Anna: Yeah, I mean it came out yesterday, so how this all actually plays out, a lot of it is to be seen for sure. I think a lot of law schools, a lot of universities are probably seeking counsel from attorneys who are going to be looking at this case extremely carefully and telling them, “these are the parts of your admissions process that need to change. These are the parts of the admissions process that you need to cut.”

Speaking about the LSAC and ABA data, because currently it is required by the ABA, to be accredited, for you to report on this race and ethnicity data for your student body. This has been under discussion with our team, Mike, with our sort of internal conversations, and my best guess at this point would be that data is still going to have to be reported at the end of the day to the ABA—and again this is speculation—but that law schools will have to be very careful in terms of redacting that information and making sure that that information is not available to the decision makers while they're making the decisions, is my sort of best guess/understanding of what's going to happen moving forward. But that's certainly not for sure.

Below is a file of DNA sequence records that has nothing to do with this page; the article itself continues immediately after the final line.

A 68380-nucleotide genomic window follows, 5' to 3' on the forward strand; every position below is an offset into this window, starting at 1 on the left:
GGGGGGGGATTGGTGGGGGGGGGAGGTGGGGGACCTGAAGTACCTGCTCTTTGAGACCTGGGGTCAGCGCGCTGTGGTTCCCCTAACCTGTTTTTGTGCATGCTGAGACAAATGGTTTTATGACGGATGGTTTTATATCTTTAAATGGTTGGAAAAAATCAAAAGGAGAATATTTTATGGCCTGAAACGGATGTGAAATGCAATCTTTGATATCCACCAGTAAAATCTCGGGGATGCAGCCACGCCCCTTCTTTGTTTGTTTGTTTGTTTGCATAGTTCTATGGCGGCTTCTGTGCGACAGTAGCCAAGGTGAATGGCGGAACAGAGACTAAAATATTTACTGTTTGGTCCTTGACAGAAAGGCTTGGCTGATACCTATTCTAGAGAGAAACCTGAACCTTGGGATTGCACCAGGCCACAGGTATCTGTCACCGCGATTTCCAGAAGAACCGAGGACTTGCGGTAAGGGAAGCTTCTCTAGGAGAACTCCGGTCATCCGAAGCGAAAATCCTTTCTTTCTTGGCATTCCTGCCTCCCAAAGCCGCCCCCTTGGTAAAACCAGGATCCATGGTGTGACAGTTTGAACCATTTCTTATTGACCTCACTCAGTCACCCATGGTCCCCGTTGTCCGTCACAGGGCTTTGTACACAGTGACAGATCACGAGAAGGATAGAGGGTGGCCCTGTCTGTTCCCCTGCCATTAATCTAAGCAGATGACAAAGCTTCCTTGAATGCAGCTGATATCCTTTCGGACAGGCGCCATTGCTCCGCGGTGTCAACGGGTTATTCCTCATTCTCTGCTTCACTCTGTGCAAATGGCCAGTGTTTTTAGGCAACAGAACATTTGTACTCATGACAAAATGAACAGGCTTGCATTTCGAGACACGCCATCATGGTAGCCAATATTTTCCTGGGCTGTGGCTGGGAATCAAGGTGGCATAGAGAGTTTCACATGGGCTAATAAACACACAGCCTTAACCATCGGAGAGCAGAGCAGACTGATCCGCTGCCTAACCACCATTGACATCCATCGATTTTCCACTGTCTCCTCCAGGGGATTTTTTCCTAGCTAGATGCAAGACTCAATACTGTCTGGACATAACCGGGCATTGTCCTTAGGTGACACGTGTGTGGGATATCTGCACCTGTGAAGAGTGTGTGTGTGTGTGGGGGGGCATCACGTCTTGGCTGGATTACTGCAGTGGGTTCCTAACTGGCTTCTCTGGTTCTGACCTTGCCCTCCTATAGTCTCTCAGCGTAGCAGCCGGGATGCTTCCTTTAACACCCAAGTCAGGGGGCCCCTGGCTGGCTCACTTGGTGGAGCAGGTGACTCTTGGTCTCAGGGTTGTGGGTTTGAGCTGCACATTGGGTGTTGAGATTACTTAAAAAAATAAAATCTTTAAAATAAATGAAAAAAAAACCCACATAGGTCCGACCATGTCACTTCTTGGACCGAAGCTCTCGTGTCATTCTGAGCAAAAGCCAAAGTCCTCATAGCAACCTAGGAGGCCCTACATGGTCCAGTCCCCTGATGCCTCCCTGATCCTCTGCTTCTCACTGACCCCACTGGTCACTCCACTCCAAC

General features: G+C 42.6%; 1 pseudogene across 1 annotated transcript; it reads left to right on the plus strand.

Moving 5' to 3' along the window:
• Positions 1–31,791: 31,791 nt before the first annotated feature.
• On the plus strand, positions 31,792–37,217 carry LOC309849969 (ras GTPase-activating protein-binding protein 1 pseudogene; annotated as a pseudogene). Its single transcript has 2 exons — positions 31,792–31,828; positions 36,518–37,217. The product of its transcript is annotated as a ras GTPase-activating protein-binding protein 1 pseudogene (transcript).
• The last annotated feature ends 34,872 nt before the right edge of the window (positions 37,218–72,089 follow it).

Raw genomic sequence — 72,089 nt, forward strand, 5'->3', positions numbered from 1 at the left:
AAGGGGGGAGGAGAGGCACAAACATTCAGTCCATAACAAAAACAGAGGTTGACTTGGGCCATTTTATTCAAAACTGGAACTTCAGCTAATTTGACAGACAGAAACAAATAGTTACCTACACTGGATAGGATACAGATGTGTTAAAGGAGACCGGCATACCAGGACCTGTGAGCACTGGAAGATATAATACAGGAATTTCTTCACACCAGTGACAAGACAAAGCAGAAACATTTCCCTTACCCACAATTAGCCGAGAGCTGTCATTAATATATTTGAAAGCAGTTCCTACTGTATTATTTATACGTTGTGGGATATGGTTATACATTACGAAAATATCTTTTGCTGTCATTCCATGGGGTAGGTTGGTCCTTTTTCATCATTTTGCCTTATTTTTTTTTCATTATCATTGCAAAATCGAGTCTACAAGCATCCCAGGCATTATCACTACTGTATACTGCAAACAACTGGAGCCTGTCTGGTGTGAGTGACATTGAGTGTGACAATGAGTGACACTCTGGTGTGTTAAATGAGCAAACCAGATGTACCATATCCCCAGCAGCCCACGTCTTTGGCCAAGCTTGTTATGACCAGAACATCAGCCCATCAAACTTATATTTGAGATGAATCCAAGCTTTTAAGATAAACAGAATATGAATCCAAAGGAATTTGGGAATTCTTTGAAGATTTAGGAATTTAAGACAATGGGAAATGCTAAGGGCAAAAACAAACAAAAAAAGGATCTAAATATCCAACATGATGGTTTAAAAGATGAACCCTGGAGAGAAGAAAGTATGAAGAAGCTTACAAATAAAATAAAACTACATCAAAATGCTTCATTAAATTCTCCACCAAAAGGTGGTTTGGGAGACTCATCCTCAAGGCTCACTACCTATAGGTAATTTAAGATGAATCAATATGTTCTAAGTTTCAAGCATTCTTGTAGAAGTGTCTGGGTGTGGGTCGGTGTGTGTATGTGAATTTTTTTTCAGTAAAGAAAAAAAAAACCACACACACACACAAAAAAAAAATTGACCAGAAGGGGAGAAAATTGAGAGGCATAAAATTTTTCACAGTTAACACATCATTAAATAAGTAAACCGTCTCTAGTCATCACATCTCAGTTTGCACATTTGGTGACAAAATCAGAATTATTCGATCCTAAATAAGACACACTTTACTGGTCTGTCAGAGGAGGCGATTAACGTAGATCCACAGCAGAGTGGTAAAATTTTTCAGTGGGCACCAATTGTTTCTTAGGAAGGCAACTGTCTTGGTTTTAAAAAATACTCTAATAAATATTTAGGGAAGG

Mike: Since we all mentioned a lot of unknowns, I have a strong opinion that the application is going to change and the note-taking of the applications in redaction and things like that are going to change. But until there's actual case law from lower courts that fills in the knowns. I see both your points very acutely and well stated by you all and the evidence historically when you make admissions race-blind, diversity suffers. But I just think that there are so many unknowns, that our opinion was worded in such a way that we actually might need case law from lower courts and is someone going to sue a law school? Inevitably yes, there's been many lawsuits against law schools in the past, so there's a reason to believe there will be in the future. And I think law schools are going to rely a lot on that case law before there's major change.